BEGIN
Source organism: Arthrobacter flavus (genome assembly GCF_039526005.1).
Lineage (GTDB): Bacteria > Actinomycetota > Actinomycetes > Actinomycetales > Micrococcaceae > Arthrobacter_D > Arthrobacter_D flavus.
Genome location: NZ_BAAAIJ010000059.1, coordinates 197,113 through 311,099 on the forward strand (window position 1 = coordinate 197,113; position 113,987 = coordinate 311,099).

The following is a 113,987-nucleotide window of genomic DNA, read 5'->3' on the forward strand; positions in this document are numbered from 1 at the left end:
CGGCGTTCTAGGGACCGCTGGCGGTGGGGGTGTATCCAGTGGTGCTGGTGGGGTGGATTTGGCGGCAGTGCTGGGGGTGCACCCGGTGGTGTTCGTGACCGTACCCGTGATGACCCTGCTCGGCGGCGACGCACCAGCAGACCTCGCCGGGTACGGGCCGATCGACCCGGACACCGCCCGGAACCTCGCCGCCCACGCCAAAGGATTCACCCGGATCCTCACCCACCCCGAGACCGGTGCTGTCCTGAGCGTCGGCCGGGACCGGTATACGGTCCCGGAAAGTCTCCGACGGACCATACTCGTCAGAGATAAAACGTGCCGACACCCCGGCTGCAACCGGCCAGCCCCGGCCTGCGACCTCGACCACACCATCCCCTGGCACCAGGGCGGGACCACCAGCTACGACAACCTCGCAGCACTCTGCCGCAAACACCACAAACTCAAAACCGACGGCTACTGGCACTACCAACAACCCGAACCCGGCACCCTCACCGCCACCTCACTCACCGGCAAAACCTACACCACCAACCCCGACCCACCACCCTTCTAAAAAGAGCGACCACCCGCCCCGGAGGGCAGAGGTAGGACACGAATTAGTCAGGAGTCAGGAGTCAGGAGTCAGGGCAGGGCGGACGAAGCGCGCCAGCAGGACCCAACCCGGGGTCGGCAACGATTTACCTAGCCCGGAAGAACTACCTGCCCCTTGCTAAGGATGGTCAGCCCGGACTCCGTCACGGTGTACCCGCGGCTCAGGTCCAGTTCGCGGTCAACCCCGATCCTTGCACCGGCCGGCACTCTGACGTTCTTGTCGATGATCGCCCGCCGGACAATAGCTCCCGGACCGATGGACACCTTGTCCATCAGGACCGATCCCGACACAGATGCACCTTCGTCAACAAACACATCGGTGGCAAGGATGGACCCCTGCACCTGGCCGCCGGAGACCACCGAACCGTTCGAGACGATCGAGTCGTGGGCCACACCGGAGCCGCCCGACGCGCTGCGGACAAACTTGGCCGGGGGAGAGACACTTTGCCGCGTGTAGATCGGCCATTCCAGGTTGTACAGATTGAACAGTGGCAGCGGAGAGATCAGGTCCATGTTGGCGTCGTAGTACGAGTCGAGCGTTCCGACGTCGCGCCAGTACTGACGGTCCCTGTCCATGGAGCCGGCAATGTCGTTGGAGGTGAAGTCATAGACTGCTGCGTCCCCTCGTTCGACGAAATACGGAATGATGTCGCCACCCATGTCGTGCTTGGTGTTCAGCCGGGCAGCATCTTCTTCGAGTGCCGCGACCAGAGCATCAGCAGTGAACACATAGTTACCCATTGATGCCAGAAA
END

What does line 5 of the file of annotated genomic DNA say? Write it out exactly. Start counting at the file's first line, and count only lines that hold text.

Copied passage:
CGGCGTTCTAGGGACCGCTGGCGGTGGGGGTGTATCCAGTGGTGCTGGTGGGGTGGATTTGGCGGCAGTGCTGGGGGTGCACCCGGTGGTGTTCGTGACCGTACCCGTGATGACCCTGCTCGGCGGCGACGCACCAGCAGACCTCGCCGGGTACGGGCCGATCGACCCGGACACCGCCCGGAACCTCGCCGCCCACGCCAAAGGATTCACCCGGATCCTCACCCACCCCGAGACCGGTGCTGTCCTGAGCGTCGGCCGGGACCGGTATACGGTCCCGGAAAGTCTCCGACGGACCATACTCGTCAGAGATAAAACGTGCCGACACCCCGGCTGCAACCGGCCAGCCCCGGCCTGCGACCTCGACCACACCATCCCCTGGCACCAGGGCGGGACCACCAGCTACGACAACCTCGCAGCACTCTGCCGCAAACACCACAAACTCAAAACCGACGGCTACTGGCACTACCAACAACCCGAACCCGGCACCCTCACCGCCACCTCACTCACCGGCAAAACCTACACCACCAACCCCGACCCACCACCCTTCTAAAAAGAGCGACCACCCGCCCCGGAGGGCAGAGGTAGGACACGAATTAGTCAGGAGTCAGGAGTCAGGAGTCAGGGCAGGGCGGACGAAGCGCGCCAGCAGGACCCAACCCGGGGTCGGCAACGATTTACCTAGCCCGGAAGAACTACCTGCCCCTTGCTAAGGATGGTCAGCCCGGACTCCGTCACGGTGTACCCGCGGCTCAGGTCCAGTTCGCGGTCAACCCCGATCCTTGCACCGGCCGGCACTCTGACGTTCTTGTCGATGATCGCCCGCCGGACAATAGCTCCCGGACCGATGGACACCTTGTCCATCAGGACCGATCCCGACACAGATGCACCTTCGTCAACAAACACATCGGTGGCAAGGATGGACCCCTGCACCTGGCCGCCGGAGACCACCGAACCGTTCGAGACGATCGAGTCGTGGGCCACACCGGAGCCGCCCGACGCGCTGCGGACAAACTTGGCCGGGGGAGAGACACTTTGCCGCGTGTAGATCGGCCATTCCAGGTTGTACAGATTGAACAGTGGCAGCGGAGAGATCAGGTCCATGTTGGCGTCGTAGTACGAGTCGAGCGTTCCGACGTCGCGCCAGTACTGACGGTCCCTGTCCATGGAGCCGGCAATGTCGTTGGAGGTGAAGTCATAGACTGCTGCGTCCCCTCGTTCGACGAAATACGGAATGATGTCGCCACCCATGTCGTGCTTGGTGTTCAGCCGGGCAGCATCTTCTTCGAGTGCCGCGACCAGAGCATCAGCAGTGAACACATAGTTACCCATTGATGCCAGAAA